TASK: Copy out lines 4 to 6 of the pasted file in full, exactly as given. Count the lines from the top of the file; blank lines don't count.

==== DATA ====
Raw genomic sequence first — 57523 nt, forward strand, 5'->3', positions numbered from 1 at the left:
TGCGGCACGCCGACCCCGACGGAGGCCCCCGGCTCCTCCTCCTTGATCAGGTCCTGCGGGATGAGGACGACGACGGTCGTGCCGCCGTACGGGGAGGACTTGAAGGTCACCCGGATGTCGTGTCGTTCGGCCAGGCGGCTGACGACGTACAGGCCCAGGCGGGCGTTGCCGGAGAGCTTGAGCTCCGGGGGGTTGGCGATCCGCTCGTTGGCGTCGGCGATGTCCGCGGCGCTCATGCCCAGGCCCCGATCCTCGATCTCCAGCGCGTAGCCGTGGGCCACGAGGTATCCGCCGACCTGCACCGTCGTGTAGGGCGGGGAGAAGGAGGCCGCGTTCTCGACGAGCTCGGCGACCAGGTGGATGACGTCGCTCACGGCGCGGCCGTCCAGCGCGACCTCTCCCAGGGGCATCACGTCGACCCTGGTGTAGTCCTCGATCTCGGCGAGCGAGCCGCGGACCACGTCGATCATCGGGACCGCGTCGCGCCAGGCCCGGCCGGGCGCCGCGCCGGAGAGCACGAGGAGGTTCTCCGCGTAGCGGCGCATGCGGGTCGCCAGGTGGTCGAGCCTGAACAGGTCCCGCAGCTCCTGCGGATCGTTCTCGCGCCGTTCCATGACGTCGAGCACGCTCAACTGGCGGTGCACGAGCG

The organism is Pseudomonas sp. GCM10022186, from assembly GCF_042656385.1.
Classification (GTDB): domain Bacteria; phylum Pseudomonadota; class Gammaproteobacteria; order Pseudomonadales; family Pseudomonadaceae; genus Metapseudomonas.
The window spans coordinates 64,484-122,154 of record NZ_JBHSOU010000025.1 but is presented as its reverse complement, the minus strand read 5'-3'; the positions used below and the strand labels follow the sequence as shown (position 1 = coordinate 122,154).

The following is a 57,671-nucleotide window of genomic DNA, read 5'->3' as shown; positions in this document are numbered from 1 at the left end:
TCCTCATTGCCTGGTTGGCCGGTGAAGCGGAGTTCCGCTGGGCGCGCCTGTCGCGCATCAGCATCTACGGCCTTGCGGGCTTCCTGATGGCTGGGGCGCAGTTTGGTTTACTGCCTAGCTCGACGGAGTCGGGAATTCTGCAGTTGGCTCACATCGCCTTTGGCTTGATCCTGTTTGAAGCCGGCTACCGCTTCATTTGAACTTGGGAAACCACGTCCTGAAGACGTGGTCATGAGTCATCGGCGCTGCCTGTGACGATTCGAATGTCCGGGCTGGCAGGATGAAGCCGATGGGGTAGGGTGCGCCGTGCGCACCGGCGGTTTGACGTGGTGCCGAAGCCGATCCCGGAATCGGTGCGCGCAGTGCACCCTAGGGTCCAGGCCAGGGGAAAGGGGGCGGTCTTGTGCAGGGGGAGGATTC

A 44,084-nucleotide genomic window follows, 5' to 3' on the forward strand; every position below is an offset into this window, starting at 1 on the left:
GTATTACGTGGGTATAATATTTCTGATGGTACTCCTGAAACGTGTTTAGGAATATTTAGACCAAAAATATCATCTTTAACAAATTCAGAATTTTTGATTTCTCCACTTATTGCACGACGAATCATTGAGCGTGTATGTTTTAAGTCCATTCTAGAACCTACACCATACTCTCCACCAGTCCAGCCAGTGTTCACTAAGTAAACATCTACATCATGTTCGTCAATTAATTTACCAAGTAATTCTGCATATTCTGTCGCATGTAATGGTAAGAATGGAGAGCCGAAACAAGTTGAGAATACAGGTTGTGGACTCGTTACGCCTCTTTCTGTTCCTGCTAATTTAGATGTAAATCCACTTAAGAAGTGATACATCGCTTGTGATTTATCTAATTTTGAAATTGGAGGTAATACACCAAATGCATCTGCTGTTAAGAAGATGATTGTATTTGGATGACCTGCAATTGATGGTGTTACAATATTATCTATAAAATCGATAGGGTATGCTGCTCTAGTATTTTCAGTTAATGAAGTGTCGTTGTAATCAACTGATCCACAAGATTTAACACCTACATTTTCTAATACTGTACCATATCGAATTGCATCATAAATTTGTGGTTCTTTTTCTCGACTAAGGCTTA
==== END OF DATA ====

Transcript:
Classification (GTDB): domain Bacteria; phylum Pseudomonadota; class Gammaproteobacteria; order Pseudomonadales; family Pseudomonadaceae; genus Metapseudomonas.
The window spans coordinates 64,484-122,154 of record NZ_JBHSOU010000025.1 but is presented as its reverse complement, the minus strand read 5'-3'; the positions used below and the strand labels follow the sequence as shown (position 1 = coordinate 122,154).

The following is a 57,671-nucleotide window of genomic DNA, read 5'->3' as shown; positions in this document are numbered from 1 at the left end: